1.3 The log laws. Inverse functions. We have defined logx as the index needed to write x as a power of 10. For example:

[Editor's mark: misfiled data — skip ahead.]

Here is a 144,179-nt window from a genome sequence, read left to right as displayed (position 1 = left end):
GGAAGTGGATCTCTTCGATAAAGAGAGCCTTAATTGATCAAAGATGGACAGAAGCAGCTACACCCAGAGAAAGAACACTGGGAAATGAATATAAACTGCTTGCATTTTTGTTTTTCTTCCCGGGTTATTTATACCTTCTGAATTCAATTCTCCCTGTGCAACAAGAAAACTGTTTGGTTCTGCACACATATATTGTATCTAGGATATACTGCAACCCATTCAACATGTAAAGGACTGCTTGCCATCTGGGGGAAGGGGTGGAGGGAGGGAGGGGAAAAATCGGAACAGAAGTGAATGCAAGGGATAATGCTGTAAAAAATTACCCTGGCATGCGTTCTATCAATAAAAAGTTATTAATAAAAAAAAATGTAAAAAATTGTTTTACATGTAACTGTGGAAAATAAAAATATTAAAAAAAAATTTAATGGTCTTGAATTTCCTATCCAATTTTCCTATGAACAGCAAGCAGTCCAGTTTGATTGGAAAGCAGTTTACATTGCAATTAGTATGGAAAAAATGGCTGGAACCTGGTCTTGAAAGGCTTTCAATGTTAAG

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1 1.3 The log lws Inverse functions. We hve defined log s the inde needed to write s power of. For emple: since 1.8 = we hve log66.07 = 1.8 Note tht wht this sys is tht the functions f() = nd g() = log re inverse functions: mps 1.8 into nd log mps into 1.8. Putting this into digrm: : log: Tht s the ig ide: tht tking logs is the inverse of eponentition. nother wy to epress this is to write log =. If you put positive numer into your clcultor nd thn hit it with the LOG utton nd the utton, you ll get ck gin. This is lovely section. It hs ig ide (log nd ep re inverses) nd ig technique (crving log lws out of ep lws) nd when these re put together we get some cool formule. So there s lot going on nd tht cn e intimidting. Here s some good dvice: sty close to the numers. Notice how I hve done tht. Insted of using too mny symols right wy, I hve focused ttention on the reltionship etween the numers nd The log lws. Whenever new function comes into your life, one of the first things you wnt to know is how does it work? Wht cn I do with it? Wht properties does it hve? In prticulr, we re lwys interested in lgeric properties s these llow us to rewrite epressions nd solve equtions. For emple, re there ny nice lws round? Wht cn you sy out log(+y), log(y), log( r ), etc. Well, let s use the ig ide ove: log is the inverse of. We hve nice lgeric lws for the eponent lws. If we invert these we d surely get some nice lgeric lws for log. Let s try it. Emple 1. (The product lw) Tke the ddition lw for eponents: + = Wht log lw cn you etrct from tht? How should your thinking run? Well, you hve to keep hold of the ig picture. The two functions we re working with here, nd log, re inverses. Tht mens tht the inputs for one re going to e the outputs for the other. In the lw of eponents tht I wrote ove, the nd re the inputs for so they will e outputs for log. However, the log lws we re looking for will hve to involve the inputs of log nd these won t e nd, rther they ll e the outputs of, which re nd. So, to effectively use these s inputs, we hve to give them nmes nd those nmes won t e nd. Tht s the key first step, nd tht s how the following rgument hs to egin. This is n ecellent prolem to try to get the clss to tke on, ll working together with the techer coordinting from the front. Students find this tsk difficult. In mny wys, however, the prolem is essentilly nottionl. For emple if I strt them off using nd s rguments for, they ll wnt to use nd s rguments for log() s well, nd tht will surely give them grief. The key is to choose good nottion. log lws 9/13/007 1